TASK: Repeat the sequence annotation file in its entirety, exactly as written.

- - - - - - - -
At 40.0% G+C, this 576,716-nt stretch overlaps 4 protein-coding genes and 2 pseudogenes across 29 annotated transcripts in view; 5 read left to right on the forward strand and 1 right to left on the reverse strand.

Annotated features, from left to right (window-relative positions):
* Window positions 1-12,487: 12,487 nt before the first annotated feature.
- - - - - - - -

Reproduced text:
At 40.0% G+C, this 576,716-nt stretch overlaps 4 protein-coding genes and 2 pseudogenes across 29 annotated transcripts in view; 5 read left to right on the forward strand and 1 right to left on the reverse strand.

Annotated features, from left to right (window-relative positions):
* Window positions 1-12,487: 12,487 nt before the first annotated feature.